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Original Research ARTICLE

Front. Behav. Neurosci., 09 July 2013 | http://dx.doi.org/10.3389/fnbeh.2013.00082

Evidence for phenotypic plasticity in response to photic cues and the connection with genes of risk in schizophrenia

  • MillerBio, Baltimore, MD, USA

Numerous environmental factors have been identified as influential in the development of schizophrenia. Some are byproducts of modern life, yet others were present in our evolutionary past and persist to a lesser degree in the current era. The present study brings together published epidemiological data for schizophrenia and data on variables related to photic input for places of residence across geographical regions, using rainfall as an inverse, proxy measure for light levels. Data were gathered from the literature for two countries, the former Yugoslavia and Ireland, during a time in the early 20th century when mobility was relatively limited. The data for Yugoslavia showed a strong correlation between hospital census rates for schizophrenia (by place of birth) and annual rain (r = 0.96, p = 0.008). In Ireland, the hospital census rates and first admissions for schizophrenia (by place of permanent residence) showed a trend for correlation with annual rain, reaching significance for 1st admissions when the rainfall data was weighted by the underlying population distribution (r = 0.71, p = 0.047). In addition, across the years 1921–1945, birth-year variations in a spring quarter season-of-birth effect for schizophrenia in Ireland showed a trend for correlation with January-March rainfall (r = 0.80, p ≤ 0.10). The data are discussed in terms of the effect of photoperiod on the gestation and behavior of offspring in animals, and the premise is put forth that vestigial phenotypic plasticity for such photic cues still exists in humans. Moreover, genetic polymorphisms of risk identified for psychotic disorders include genes modulated by photoperiod and sunlight intensity. Such a relationship between phenotypic plasticity in response to a particular environmental regime and subsequent natural selection for fixed changes in the environmentally responsive genes, has been well studied in animals and should not be discounted when considering human disease.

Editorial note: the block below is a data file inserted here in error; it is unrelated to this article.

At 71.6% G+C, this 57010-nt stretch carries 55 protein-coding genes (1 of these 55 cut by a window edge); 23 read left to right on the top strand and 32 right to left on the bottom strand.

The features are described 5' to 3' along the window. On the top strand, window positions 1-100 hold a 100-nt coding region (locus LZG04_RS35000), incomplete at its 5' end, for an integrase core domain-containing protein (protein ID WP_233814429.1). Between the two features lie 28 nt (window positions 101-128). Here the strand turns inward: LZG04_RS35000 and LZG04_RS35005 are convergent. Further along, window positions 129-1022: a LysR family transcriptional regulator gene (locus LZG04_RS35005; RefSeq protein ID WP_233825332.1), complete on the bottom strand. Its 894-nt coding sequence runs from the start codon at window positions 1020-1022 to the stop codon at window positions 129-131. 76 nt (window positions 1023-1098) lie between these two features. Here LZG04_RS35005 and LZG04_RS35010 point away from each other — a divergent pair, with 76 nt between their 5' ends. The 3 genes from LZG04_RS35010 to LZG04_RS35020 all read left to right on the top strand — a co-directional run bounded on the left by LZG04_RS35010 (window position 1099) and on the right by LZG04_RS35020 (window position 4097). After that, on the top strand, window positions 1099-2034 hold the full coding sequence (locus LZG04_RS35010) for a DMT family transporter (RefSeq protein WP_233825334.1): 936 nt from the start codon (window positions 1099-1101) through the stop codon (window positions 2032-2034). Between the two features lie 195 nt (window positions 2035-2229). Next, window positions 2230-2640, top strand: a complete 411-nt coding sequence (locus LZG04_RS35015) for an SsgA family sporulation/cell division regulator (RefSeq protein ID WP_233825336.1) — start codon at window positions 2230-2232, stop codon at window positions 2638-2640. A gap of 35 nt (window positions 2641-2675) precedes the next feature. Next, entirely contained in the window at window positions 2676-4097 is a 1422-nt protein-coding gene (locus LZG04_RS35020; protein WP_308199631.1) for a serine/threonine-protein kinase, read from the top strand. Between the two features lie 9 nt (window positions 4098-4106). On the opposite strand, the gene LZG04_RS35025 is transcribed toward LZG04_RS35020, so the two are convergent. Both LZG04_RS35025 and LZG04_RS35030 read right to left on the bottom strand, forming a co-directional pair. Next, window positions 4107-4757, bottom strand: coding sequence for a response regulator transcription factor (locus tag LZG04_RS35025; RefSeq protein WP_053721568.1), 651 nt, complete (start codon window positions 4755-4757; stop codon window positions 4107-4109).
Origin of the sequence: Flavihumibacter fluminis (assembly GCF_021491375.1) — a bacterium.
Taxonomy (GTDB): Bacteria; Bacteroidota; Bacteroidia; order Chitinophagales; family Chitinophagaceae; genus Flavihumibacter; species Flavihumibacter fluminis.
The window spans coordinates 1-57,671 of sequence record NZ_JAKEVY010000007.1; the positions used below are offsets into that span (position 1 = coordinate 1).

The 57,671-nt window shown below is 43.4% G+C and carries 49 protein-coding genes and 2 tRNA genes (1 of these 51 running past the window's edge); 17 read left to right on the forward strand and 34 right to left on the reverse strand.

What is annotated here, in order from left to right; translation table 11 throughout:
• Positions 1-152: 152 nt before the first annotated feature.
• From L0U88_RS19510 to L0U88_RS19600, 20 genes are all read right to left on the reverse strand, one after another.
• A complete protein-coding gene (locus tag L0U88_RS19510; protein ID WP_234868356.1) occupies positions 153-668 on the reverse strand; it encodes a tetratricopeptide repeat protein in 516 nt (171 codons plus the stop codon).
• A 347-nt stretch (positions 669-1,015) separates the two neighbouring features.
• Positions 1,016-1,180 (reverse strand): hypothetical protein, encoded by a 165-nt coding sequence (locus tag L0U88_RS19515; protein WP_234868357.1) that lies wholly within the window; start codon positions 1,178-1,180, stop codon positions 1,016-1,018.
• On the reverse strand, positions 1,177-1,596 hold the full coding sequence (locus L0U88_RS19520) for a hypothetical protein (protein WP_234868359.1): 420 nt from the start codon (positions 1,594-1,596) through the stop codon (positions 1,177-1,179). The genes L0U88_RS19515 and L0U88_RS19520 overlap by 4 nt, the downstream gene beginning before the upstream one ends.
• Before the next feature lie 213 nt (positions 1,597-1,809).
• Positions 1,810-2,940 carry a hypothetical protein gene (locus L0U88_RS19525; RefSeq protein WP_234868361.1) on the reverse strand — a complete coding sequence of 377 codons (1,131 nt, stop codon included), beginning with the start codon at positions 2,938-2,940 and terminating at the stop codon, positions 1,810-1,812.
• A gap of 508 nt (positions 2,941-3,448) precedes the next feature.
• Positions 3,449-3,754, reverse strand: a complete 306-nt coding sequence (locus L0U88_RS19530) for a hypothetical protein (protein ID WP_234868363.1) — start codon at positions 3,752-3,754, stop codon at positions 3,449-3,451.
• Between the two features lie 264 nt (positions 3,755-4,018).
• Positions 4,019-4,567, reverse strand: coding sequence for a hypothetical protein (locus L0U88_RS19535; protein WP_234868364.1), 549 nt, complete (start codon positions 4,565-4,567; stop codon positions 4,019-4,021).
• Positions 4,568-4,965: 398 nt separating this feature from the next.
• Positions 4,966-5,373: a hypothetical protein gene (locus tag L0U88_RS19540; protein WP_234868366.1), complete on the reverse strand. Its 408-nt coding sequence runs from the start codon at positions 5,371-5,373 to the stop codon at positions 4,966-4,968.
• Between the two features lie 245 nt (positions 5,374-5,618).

Keywords: schizophrenia, pyschoses, epidemiology, photoperiod, natural light, prenatal, melanotropin, vitamin D

Citation: Miller CL (2013) Evidence for phenotypic plasticity in response to photic cues and the connection with genes of risk in schizophrenia. Front. Behav. Neurosci. 7:82. doi: 10.3389/fnbeh.2013.00082

Received: 21 April 2013; Paper pending published: 13 May 2013;
Accepted: 20 June 2013; Published online: 09 July 2013.

Edited by:

Tim Karl, Neuroscience Research Australia, Australia

Reviewed by:

Randy J. Nelson, The Ohio State University, USA
Miou Zhou, University of California, Los Angeles, USA
Tim Karl, Neuroscience Research Australia, Australia

Copyright © 2013 Miller. This is an open-access article distributed under the terms of the Creative Commons Attribution License, which permits use, distribution and reproduction in other forums, provided the original authors and source are credited and subject to any copyright notices concerning any third-party graphics etc.

*Correspondence: Christine L. Miller, MillerBio, 6508 Beverly Rd., Baltimore, MD 21239, USA e-mail: cmiller@millerbio.com